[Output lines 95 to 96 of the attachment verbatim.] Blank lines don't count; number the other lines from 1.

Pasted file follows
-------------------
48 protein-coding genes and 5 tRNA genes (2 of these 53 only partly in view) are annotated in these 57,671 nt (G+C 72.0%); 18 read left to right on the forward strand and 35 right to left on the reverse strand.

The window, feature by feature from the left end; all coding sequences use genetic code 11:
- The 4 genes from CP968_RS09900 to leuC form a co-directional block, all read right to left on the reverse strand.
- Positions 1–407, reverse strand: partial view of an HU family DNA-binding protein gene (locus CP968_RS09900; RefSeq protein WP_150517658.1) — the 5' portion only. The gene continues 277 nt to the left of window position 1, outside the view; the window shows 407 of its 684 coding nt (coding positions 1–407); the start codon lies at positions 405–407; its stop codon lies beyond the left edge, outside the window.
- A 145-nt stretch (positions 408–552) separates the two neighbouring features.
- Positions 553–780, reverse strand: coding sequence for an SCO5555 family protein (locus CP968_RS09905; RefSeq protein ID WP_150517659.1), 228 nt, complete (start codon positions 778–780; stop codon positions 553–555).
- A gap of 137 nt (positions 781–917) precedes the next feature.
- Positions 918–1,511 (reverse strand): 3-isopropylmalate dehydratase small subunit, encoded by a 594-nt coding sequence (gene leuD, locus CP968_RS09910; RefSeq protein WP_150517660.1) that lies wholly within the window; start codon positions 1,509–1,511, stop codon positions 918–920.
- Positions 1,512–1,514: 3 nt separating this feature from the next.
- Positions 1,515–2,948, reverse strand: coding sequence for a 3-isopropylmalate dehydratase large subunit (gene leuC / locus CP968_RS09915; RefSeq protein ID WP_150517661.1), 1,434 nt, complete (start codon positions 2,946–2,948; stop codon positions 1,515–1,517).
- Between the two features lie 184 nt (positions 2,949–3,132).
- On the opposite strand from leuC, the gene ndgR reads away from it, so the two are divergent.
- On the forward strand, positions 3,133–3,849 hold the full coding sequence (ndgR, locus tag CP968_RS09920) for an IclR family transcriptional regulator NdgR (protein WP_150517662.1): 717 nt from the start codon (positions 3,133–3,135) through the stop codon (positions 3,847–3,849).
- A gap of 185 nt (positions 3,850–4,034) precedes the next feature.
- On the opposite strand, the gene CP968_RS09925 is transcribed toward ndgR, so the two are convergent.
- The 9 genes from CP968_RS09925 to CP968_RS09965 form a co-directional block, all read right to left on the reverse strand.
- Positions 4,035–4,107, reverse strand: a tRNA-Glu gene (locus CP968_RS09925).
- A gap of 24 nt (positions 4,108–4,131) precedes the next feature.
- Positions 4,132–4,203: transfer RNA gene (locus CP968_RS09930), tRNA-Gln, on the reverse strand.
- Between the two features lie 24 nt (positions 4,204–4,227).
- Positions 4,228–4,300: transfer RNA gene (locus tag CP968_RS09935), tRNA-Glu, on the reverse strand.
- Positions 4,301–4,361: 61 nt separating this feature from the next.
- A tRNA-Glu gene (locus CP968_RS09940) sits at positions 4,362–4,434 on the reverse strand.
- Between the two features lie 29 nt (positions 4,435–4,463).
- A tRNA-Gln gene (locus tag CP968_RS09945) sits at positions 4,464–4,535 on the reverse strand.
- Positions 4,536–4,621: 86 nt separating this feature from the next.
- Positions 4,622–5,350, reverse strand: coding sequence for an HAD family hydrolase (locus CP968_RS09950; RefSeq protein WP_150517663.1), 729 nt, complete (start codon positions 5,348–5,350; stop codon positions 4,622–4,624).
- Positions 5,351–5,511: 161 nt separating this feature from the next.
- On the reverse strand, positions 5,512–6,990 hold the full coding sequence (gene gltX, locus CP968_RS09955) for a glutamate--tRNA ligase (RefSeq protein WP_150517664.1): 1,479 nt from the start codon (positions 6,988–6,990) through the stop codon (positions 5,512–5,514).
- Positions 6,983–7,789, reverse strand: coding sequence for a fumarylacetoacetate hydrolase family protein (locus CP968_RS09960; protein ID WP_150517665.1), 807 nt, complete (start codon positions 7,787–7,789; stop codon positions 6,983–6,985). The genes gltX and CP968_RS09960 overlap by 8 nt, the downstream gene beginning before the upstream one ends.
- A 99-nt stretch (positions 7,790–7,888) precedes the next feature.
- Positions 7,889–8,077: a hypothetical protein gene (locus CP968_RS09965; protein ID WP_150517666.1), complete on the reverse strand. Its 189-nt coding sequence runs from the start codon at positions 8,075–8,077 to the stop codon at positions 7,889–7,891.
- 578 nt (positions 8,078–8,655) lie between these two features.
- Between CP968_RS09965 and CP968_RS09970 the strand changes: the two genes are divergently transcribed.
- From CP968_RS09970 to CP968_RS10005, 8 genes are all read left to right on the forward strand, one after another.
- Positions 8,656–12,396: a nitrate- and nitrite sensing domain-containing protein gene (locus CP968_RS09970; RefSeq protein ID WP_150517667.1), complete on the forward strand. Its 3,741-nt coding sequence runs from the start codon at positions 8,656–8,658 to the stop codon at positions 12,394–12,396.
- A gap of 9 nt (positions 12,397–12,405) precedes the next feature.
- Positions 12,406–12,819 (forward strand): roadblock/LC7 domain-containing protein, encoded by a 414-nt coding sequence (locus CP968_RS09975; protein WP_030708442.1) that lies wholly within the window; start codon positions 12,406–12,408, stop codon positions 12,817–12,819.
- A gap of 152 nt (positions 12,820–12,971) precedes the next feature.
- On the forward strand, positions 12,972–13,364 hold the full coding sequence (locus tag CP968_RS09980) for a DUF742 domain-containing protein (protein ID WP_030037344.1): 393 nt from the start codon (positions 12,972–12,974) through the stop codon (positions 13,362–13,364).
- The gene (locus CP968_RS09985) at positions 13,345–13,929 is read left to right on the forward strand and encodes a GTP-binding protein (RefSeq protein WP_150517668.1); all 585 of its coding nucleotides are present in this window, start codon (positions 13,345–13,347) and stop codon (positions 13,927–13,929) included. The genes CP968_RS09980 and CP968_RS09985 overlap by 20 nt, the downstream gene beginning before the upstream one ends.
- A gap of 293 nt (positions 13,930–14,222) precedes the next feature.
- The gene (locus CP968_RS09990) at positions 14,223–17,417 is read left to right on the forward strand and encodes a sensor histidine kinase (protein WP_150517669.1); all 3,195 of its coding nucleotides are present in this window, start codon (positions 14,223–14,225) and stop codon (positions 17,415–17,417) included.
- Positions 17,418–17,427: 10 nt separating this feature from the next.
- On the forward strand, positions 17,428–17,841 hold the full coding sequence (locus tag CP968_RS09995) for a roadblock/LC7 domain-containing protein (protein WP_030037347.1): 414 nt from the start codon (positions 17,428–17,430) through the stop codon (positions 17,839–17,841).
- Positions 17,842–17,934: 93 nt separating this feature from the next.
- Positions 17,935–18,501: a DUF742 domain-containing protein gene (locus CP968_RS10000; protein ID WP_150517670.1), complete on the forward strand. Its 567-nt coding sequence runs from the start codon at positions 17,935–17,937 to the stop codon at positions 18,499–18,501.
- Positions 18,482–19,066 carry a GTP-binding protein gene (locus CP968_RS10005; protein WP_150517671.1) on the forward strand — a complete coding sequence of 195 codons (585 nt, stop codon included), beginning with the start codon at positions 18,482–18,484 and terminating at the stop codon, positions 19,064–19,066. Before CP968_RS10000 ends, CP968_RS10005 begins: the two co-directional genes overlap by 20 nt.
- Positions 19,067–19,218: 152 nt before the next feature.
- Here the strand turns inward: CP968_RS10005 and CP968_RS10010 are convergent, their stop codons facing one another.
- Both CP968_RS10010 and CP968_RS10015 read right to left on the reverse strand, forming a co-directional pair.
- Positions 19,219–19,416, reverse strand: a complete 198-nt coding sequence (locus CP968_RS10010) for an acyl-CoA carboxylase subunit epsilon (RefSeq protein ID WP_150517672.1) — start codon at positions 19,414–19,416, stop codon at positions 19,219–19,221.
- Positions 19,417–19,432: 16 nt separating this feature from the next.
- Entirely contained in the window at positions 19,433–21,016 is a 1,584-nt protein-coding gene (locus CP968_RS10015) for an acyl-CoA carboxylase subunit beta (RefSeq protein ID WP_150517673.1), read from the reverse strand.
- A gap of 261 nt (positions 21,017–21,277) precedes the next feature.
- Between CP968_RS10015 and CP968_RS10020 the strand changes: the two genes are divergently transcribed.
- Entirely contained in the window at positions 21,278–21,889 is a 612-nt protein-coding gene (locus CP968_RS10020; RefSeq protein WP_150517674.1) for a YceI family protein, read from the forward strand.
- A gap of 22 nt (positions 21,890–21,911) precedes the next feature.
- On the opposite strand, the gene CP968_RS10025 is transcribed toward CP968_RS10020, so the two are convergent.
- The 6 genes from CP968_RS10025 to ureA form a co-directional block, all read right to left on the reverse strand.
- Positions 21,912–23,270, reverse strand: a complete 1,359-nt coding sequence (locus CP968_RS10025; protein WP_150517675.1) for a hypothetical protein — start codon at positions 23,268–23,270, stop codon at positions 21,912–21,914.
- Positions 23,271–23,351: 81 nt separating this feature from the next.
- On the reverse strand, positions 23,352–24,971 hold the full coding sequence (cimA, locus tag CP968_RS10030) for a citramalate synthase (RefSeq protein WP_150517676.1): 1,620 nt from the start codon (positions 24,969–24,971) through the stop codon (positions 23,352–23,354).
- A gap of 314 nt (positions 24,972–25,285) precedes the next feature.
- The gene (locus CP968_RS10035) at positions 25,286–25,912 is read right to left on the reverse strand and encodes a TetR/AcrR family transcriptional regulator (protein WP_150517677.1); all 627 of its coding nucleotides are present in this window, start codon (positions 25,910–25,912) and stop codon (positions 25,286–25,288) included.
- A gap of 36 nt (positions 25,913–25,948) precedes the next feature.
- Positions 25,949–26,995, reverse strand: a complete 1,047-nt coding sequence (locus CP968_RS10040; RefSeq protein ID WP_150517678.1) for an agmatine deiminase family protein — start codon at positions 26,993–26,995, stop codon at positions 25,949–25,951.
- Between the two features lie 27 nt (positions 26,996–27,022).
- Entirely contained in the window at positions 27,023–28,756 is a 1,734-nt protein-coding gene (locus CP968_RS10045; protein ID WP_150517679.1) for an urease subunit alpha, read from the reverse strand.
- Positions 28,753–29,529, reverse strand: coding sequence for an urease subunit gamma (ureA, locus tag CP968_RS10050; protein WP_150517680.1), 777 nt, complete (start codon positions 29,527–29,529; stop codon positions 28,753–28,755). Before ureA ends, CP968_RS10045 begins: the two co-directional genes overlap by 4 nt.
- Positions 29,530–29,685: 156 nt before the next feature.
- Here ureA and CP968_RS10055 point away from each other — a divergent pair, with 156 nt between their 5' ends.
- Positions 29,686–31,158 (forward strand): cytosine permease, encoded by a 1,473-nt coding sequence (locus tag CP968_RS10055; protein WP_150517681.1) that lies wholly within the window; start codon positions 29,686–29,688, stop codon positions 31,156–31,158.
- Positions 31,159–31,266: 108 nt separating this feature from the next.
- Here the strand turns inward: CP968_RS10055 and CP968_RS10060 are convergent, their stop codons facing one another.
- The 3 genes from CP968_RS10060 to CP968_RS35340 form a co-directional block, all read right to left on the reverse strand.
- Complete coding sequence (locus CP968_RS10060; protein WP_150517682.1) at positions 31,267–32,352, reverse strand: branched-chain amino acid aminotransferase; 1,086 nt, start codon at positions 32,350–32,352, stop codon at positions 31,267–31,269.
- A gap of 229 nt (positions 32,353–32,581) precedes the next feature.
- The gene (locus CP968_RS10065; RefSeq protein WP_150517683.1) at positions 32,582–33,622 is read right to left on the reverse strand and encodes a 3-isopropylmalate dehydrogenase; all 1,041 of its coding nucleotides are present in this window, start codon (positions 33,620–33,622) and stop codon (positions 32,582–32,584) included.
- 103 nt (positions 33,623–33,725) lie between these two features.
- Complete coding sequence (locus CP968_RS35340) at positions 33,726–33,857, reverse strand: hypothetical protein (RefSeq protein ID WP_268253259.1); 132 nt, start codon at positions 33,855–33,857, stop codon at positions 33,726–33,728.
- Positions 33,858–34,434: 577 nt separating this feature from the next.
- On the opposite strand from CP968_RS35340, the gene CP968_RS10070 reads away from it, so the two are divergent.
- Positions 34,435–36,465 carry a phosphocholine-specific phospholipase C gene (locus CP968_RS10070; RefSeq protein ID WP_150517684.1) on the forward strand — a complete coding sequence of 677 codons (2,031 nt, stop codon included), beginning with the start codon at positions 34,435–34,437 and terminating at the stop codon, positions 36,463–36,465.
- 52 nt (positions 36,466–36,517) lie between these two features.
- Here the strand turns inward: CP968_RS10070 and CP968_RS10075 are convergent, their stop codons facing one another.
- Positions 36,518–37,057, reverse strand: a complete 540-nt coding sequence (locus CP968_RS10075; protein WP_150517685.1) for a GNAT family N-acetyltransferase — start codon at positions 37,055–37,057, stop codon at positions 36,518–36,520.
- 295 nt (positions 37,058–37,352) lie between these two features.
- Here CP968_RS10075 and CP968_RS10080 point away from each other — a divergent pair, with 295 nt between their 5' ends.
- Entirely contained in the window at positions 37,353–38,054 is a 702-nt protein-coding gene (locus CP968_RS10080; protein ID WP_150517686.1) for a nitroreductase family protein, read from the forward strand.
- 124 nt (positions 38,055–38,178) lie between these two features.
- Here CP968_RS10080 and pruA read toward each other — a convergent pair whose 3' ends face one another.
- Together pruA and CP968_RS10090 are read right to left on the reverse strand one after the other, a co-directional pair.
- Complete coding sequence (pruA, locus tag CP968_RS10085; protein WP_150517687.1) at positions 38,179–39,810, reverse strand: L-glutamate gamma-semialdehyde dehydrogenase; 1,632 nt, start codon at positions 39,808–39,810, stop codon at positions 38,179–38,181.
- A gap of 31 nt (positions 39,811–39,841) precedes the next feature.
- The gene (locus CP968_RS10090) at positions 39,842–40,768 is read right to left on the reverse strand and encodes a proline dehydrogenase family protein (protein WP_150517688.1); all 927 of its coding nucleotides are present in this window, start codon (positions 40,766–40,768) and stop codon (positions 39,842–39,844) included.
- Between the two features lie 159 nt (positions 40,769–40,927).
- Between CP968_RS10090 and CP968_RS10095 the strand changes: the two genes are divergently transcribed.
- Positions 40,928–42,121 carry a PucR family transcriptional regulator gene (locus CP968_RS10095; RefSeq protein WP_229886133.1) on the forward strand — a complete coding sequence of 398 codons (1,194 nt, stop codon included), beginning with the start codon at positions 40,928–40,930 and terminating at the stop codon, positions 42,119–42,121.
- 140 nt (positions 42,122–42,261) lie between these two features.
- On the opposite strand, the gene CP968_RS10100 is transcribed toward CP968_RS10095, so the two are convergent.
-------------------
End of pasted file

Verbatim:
- A gap of 31 nt (positions 39,811–39,841) precedes the next feature.
- The gene (locus CP968_RS10090) at positions 39,842–40,768 is read right to left on the reverse strand and encodes a proline dehydrogenase family protein (protein WP_150517688.1); all 927 of its coding nucleotides are present in this window, start codon (positions 40,766–40,768) and stop codon (positions 39,842–39,844) included.